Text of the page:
Surveillance programs: As part of this new investigative response for Rochester, Founder Justin Williams mentioned The SecuroNet program is voluntary! Doesn’t this idea of selling cybersecurity sound suspiciously like a protection racket.

“With that existing camera infrastructure in place” – adding video policing to the standard procedure for the Rochester police – “it’s something that we want to tap into even more and we feel that this is the tool that can help us do that,” Captain John Sherwin said about the bulk surveillance program, according to the Rochester Post Bulletin.

With the software rights retained – like in the case of my computer, with the Internet Service Provider and the municipality that installed the broadband, and now SecuroNet Founder Justin Williams – who does the SecuroNet system video belong? With their hand in at least hyping and most likely launching the SecuroNet network, who do these cameras now belong?  Why is SecuroNet Founder getting an annual $16,749 contract out of the private cameras in the community? Are these more of the things that members of the public seldom think about, when 61 private sector security cameras become part of a public network? The Fifth Amendment provides the right not to self-incriminate, but what of the computer installations in the operation in the 2016 model vehicle? What of the private camera on my property, once a business volunteers to join the network tied to the SecuroNet founder as well as the public sector? Will I get prosecuted for something that happens on my own property that incriminates the owner of the camera/tape?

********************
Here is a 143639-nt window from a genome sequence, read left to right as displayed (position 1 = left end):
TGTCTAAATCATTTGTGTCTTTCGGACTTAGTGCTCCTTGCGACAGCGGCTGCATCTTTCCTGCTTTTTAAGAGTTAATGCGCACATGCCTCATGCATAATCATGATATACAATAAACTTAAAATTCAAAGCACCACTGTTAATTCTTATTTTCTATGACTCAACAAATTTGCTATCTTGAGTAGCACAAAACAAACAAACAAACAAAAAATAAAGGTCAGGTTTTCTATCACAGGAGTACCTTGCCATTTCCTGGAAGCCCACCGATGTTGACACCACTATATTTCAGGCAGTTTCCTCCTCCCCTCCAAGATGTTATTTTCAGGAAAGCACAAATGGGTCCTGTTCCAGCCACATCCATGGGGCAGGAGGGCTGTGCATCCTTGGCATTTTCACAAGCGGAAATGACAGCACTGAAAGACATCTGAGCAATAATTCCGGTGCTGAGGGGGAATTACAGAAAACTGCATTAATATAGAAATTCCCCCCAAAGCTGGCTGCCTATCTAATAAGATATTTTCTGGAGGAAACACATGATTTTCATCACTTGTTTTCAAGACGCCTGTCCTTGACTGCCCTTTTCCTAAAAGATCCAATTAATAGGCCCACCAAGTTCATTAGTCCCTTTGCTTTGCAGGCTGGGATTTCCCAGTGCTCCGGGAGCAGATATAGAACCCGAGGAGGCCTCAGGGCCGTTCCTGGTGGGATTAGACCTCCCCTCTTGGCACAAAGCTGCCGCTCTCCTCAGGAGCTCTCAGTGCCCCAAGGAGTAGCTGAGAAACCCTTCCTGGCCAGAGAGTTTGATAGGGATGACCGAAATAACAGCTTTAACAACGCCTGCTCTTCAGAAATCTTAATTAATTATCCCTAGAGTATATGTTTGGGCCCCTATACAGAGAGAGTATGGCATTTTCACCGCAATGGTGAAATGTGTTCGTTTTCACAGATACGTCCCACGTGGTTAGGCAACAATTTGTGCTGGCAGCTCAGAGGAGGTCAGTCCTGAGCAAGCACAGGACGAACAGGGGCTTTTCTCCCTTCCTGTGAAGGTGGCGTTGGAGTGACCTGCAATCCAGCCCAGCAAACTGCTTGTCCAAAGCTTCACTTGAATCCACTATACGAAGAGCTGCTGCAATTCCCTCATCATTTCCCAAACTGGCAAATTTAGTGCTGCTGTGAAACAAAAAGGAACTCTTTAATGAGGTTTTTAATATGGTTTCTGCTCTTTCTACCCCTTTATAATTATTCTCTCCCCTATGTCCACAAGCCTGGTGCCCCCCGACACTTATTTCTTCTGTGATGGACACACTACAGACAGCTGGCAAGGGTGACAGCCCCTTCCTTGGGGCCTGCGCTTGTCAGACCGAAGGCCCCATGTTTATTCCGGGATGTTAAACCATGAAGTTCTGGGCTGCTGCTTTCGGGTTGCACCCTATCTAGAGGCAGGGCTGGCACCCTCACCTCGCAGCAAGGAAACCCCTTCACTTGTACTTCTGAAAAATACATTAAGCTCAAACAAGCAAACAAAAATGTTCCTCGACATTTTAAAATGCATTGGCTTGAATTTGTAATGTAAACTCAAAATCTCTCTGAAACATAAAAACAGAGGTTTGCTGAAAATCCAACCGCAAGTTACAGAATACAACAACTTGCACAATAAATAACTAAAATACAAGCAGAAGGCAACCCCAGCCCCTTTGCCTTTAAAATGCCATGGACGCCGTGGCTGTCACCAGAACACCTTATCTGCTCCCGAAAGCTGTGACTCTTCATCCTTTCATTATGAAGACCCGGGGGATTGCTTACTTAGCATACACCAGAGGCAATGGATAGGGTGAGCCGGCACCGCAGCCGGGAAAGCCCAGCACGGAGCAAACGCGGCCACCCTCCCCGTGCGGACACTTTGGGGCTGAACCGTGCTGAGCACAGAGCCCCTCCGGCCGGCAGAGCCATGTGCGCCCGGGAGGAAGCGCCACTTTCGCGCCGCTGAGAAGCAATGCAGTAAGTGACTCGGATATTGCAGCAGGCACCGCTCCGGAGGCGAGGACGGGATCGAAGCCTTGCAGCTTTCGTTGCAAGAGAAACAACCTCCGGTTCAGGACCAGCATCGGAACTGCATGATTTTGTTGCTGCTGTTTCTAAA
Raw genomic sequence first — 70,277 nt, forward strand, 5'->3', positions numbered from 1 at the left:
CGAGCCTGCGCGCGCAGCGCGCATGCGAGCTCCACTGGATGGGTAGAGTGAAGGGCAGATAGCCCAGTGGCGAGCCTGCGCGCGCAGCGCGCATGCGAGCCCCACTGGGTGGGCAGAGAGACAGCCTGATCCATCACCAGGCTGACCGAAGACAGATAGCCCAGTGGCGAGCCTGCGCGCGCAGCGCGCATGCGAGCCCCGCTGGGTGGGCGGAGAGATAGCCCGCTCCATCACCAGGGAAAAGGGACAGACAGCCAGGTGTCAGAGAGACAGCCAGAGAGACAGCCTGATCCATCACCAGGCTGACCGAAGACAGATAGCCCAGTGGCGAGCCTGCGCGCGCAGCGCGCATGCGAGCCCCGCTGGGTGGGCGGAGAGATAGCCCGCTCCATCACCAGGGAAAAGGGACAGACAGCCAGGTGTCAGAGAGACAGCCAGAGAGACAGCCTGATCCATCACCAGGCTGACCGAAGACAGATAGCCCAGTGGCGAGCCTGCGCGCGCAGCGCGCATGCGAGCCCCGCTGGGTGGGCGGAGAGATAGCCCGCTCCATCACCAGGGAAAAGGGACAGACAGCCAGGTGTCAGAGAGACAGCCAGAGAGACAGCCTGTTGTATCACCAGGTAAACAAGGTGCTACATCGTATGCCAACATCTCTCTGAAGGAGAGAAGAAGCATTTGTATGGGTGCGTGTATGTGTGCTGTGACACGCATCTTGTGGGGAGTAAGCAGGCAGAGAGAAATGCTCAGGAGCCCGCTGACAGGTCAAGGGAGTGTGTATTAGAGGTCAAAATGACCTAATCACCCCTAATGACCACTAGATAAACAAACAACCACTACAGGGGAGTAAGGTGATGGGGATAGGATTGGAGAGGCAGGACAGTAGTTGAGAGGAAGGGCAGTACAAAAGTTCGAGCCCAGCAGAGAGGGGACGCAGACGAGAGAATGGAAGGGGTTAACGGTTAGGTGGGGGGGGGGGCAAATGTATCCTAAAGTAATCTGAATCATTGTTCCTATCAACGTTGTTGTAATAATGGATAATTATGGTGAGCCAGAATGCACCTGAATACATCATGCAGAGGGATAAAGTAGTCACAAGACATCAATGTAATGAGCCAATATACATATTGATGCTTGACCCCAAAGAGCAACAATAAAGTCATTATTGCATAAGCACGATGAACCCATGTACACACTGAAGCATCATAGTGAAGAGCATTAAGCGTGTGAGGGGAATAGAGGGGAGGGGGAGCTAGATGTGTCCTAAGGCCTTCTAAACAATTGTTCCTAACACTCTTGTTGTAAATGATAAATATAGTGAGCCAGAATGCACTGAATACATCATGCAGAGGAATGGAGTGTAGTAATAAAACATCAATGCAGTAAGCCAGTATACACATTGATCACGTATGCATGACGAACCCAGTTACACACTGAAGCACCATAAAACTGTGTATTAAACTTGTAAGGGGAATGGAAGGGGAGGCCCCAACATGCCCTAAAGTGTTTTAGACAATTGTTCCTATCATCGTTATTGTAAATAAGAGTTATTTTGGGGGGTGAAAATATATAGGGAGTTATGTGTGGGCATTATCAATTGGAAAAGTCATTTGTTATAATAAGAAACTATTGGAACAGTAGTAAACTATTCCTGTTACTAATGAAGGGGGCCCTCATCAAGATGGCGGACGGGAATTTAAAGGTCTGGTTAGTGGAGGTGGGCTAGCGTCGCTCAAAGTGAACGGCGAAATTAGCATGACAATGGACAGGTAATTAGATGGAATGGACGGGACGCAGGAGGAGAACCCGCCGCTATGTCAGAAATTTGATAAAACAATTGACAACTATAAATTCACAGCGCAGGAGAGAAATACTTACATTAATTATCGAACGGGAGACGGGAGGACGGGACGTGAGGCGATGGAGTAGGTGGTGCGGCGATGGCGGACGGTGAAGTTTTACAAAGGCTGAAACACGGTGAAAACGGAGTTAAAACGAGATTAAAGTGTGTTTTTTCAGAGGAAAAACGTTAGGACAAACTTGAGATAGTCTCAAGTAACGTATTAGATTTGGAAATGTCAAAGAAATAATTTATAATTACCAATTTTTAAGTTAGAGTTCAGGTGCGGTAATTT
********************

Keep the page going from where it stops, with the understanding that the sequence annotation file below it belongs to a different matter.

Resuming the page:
On matters of public policy, the Rochester police seem interested in reducing the number of jobs, like corporations cut back the jobs of real people, with dreams of a real-time crime center, in the coming age of drones.